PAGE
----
6:30 – 7:00 , 4:00 – 6:00 Research

- Meeting with Don
- Something that’s built from agent-based models? Toward a Formal, Visual Framework of Emergent Cognitive Development of Scholars
- Detecting and visualizing emerging trends and transient patterns in scientific literature
- Agent-based computing from multi-agent systems to agent-based models: a visual survey
- Muaz A. Niazi – Complex Adaptive Systems, Agent-based Modeling, Complex Networks, Communication Networks, Cognitive Agent-based Computing

7:30 – 3:30, BRC

- From LearningTensorflow.com: KMeans tutorial. Looks pretty good
- This looks interesting: Large-Scale Evolution of Image Classifiers:
*Neural networks have proven effective at solving difficult problems but designing their architectures can be challenging, even for image classification problems alone. Evolutionary algorithms provide a technique to discover such networks automatically. Despite significant computational requirements, we show that evolving models that rival large, hand-designed architectures is possible today. We employ simple evolutionary techniques at unprecedented scales to discover models for the CIFAR-10 and CIFAR-100 datasets, starting from trivial initial conditions. To do this, we use novel and intuitive mutation operators that navigate large search spaces. We stress that no human participation is required once evolution starts and that the output is a fully-trained model.* - Working on calculating distance between two vectors. Oddly, these do not seem to be library functions. This seems to be the way to do it:
def calcL2Dist(t1, t2): dist = -1.0 sub = tf.subtract(t1, t2) squares = tf.square(sub) sum = tf.reduce_sum(squares) return sum

- Now I’m trying to build a matrix of distances. Got it working after some confusion. Here’s the full code. Note that the ‘source’ matrix is declared as a constant, since it’s immutable(?)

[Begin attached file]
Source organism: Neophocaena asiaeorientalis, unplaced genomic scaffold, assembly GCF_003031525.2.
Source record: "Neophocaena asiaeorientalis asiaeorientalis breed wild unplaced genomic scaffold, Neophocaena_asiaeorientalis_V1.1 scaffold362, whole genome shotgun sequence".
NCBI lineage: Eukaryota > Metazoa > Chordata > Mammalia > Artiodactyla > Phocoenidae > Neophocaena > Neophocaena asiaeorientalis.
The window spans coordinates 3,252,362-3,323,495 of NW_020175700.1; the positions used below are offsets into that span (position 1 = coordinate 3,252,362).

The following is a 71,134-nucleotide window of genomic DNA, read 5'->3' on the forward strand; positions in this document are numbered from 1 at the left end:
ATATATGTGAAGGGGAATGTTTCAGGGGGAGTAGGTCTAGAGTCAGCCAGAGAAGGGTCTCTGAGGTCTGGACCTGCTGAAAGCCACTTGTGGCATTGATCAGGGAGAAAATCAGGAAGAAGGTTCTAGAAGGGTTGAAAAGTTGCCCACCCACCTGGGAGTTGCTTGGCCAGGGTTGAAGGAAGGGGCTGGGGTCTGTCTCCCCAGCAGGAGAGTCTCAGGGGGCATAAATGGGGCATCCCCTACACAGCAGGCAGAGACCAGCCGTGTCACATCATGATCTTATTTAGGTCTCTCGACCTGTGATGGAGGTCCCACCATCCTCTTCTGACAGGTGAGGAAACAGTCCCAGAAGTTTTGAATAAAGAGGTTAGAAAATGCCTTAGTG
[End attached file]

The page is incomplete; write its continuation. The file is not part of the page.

import numpy as np import tensorflow as tf; def calcL2Dist(t1, t2): dist = -1.0 sub = tf.subtract(t1, t2) squares = tf.square(sub) dist = tf.reduce_sum(squares) return dist def initDictRandom(rows = 3, cols = 5, prefix ="doc_"): dict = {} for i in range(rows): name = prefix+'{0}'.format(i) dict[name] = tf.Variable(np.random.rand(cols), tf.float32) return dict def initDictSeries(rows = 3, cols = 5, offset=1, prefix ="doc_"): dict = {} for i in range(rows): name = prefix+'{0}'.format(i) array = [] for j in range(cols): array.append ((i+offset)*10 + j) #dict[name] = tf.Variable(np.random.rand(cols), tf.float32) dict[name] = tf.constant(array, tf.float32) return dict def createCompareDict(sourceDict): distCompareDict = {} keys = sourceDict.keys(); for n1 in keys: for n2 in keys: if n1 != n2: name = "{0}_{1}".format(n1, n2) t1 = sourceDict[n1] t2 = sourceDict[n2] dist = calcL2Dist(t1, t2) distCompareDict[name] = tf.Variable(dist, tf.float32) return distCompareDict sess = tf.InteractiveSession() dict = initDictSeries(cols=3) dict2 = createCompareDict(dict) init = tf.global_variables_initializer() sess.run(init) print("{0}".format(sess.run(dict)).replace("),", ")\n")) print("{0}".format(sess.run(dict2)).replace(",", "])\n"))

- Results:
{'doc_0': array([ 10., 11., 12.], dtype=float32) 'doc_2': array([ 30., 31., 32.], dtype=float32) 'doc_1': array([ 20., 21., 22.], dtype=float32)} {'doc_1_doc_2': 300.0]) 'doc_0_doc_2': 1200.0]) 'doc_1_doc_0': 300.0]) 'doc_0_doc_1': 300.0]) 'doc_2_doc_1': 300.0]) 'doc_2_doc_0': 1200.0}

- Looks like the data structures that are used in the tutorials are all using panda.
- Successfully installed pandas-0.19.2